But what does this have to do with you? Value innovation is all about prioritization. Try and imagine your personal value innovation curve – what are those aspects of your life, and your own skill set, where you’re investing time and energy simply to stay on par with everybody else? Could you divert these energies to your unique strengths, those things you do that are most enjoyable, most valuable, to create a set of outcomes that far outstrip those compromises? Or to revert to an old cliche, are you trying to be a jack-of-all-trades and resulting in being a master-of-none?
Creating blue ocean space in your personal life means finding ways to strike out in new directions, to open up new opportunities by investing your time wisely. I accepted a few years ago that I’m never going to play the guitar well, and have since abandoned my half-hearted attempts to learn. My writing, on the other hand, gives me great pleasure and is (to my mind) time well spent. Part of this is about finding opportunities to lead a fulfilling life by doing the things I love, but there’s a synergy to it too: I often find that those characteristics that seem most valued in my professional career – my creativity, my clarity of thought – are those that stem from my interest in creative pursuits like writing and performing on stage.
My personal value innovation curve would definitely emphasise character and personality over precision and completeness of thought; I’m great at getting things mobilized in the early stages but I get tired of the routine in steady-state situations. This bleeds over from my professional life into the personal – you’ll find me charismatic and bubbly, but lacking in the structure of thought and presiding over multiple half-completed errands.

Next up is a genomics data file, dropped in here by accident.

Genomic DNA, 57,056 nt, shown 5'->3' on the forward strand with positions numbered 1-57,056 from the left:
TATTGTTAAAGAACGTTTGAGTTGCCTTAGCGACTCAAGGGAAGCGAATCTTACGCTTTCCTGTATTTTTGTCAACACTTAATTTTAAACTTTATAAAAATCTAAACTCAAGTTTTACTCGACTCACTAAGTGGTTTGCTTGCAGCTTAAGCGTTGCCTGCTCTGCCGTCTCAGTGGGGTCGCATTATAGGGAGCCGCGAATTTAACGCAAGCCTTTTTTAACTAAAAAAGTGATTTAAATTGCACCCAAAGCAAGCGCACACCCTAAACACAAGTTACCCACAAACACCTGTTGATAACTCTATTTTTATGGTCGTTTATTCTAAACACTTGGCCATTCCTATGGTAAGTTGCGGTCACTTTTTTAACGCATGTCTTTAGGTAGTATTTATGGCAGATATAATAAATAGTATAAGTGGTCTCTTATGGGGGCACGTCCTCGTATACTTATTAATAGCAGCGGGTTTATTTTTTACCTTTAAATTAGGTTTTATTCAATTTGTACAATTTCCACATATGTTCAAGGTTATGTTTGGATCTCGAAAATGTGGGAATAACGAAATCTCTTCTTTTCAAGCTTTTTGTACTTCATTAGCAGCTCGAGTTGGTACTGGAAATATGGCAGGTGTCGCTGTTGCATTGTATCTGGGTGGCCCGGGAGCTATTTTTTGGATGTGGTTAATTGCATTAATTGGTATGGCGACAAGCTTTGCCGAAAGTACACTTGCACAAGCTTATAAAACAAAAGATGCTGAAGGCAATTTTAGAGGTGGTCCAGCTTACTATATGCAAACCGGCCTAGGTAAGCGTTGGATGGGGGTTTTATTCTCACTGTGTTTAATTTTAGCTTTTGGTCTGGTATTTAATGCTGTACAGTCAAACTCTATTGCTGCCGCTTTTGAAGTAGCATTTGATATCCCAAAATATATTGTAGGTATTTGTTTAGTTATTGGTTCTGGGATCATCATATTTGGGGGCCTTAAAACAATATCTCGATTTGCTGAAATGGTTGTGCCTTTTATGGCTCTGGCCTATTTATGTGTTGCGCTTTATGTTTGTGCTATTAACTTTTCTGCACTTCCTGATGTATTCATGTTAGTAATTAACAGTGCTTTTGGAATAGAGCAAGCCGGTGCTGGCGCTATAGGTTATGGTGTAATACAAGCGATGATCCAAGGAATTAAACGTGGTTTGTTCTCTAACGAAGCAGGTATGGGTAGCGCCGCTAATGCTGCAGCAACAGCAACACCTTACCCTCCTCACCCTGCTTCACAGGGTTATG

Screw Competition, I’ll Take Collaboration Any Day
I’ve just come back from a session where thought leaders across multiple overlapping industries came together to share thoughts and ideas about the market, about what’s good for customers and what we should be striving to achieve. If you take a literal interpretation of Porter’s model, the atmosphere should have been one of stark suspicion and enmity, each of us looking for an advantage to exploit; But instead we ignored the mundane aspects of the everyday competition such as what’s your next widget going to look like and how far away is your next innovation and instead worked together to consider and understand how to make things better for our customers, and how to look at problems from new angles. This is the very opposite of the anti-competitive, collusive behavior that has the regulators rappelling in from the rooftops; it’s about recognising that for there to be true, healthy competition we shouldn’t be trying to push each other down, we should be trying to lift each other up; to inspire one another to achieve greater things and deliver more for our customers.
Again, to translate this into a more relatable scenario this means not viewing your colleague/neighbor/family member as someone who you have to outwit or outstrip; instead look for the opportunities to strike out in a new direction and consider how those around you could be of help. Of course, this also requires you to be open to those opportunities to help others around you, sometimes for no better reason than it’s a nice thing to do.
Old-school thinking might dismiss this sort of thinking as “naive”, and you’d be foolish to ignore completely the risk that you’ll fall prey to someone whose agenda is to truly take advantage (there are still sharks in blue oceans). But to my mind, the calculated risk of achieving truly remarkable things by working collaboratively with others is one that’s truly worth taking.